Pilot programmes for screening for colorectal cancer in average-risk individuals using faecal occult blood testing are planned to commence in Australia in 2002. The National Cancer Control Initiative was interested to compare Australia's progress in this area with that of other countries. Information on programmes or pilot programmes for colorectal screening in average-risk individuals was sought by letter, fax or email from cancer organizations, government departments and professional bodies in 55 countries worldwide. Based on the responses received (32 replies), no country was identified as having an active programme for colorectal screening for the general population based on the characteristics of identification of eligible subjects, active recruitment and integrated screening and follow up, which would allow determination of the participation rates, detection rate and outcomes such as the stage distribution of cancer.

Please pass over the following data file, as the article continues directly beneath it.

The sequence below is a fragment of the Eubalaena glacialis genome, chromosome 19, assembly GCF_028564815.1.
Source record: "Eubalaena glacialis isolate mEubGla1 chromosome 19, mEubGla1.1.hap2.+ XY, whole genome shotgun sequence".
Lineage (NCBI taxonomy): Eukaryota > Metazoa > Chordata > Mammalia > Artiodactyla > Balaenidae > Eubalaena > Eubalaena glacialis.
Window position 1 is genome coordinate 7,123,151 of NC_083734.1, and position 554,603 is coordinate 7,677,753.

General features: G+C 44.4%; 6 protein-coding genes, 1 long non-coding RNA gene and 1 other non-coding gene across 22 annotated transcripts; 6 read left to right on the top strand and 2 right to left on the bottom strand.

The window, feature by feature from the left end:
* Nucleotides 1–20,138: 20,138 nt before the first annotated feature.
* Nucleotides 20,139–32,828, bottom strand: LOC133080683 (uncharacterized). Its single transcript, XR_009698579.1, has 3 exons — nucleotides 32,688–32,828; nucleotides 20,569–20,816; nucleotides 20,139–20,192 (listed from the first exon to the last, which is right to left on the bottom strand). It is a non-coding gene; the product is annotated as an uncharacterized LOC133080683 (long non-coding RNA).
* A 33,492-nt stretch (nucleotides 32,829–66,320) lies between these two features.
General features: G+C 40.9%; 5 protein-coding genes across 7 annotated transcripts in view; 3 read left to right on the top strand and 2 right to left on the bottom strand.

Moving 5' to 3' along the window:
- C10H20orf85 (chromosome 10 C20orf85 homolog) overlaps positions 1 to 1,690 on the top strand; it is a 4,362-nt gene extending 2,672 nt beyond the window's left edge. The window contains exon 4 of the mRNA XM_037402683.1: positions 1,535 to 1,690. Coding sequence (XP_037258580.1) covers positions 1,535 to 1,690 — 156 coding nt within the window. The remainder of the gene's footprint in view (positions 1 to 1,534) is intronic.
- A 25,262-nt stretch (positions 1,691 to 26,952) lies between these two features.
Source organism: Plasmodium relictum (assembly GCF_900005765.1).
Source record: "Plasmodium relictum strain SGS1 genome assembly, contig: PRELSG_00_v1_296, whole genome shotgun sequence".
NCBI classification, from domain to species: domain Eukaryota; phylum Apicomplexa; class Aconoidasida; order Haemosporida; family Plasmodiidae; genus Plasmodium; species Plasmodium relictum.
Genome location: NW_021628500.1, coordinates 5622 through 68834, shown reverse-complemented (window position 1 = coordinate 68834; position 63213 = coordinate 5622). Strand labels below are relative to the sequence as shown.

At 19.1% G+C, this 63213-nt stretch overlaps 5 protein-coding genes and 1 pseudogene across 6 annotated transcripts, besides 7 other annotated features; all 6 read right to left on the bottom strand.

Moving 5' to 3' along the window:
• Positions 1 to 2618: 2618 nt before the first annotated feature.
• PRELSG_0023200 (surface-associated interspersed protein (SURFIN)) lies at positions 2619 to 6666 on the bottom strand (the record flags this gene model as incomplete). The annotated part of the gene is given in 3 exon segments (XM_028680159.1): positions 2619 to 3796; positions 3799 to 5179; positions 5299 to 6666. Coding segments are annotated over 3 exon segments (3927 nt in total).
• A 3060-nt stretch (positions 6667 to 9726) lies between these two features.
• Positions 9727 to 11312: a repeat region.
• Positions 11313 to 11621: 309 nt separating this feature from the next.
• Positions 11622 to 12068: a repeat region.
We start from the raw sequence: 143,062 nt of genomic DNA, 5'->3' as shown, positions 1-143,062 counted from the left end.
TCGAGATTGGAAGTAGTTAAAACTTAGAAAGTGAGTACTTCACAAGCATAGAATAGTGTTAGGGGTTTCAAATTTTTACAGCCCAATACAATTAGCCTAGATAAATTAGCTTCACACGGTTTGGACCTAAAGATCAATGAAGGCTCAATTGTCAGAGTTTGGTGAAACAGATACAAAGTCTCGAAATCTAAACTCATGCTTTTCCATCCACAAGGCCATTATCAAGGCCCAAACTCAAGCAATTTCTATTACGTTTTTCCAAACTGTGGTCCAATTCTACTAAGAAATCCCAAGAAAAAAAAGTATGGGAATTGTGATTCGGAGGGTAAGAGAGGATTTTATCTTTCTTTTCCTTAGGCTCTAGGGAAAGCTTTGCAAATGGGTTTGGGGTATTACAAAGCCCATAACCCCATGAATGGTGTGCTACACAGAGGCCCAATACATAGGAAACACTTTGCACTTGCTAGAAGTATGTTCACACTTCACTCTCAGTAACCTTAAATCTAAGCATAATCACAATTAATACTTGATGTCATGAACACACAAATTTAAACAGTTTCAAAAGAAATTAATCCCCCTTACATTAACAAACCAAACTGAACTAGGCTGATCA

In the United Kingdom a pilot programme is under way to test the feasibility and acceptability of screening for colorectal cancer in the general population using faecal occult blood testing. In Finland, health authorities have agreed that the evidence is sufficient to embark on a pilot programme, and Canada, the Netherlands, Denmark and Switzerland are considering pilot programmes. From our enquiries, in countries using a planned approach, only the UK appears to be ahead of Australia. The British pilots have commenced earlier and are larger and have a shorter time frame than the Australian pilots.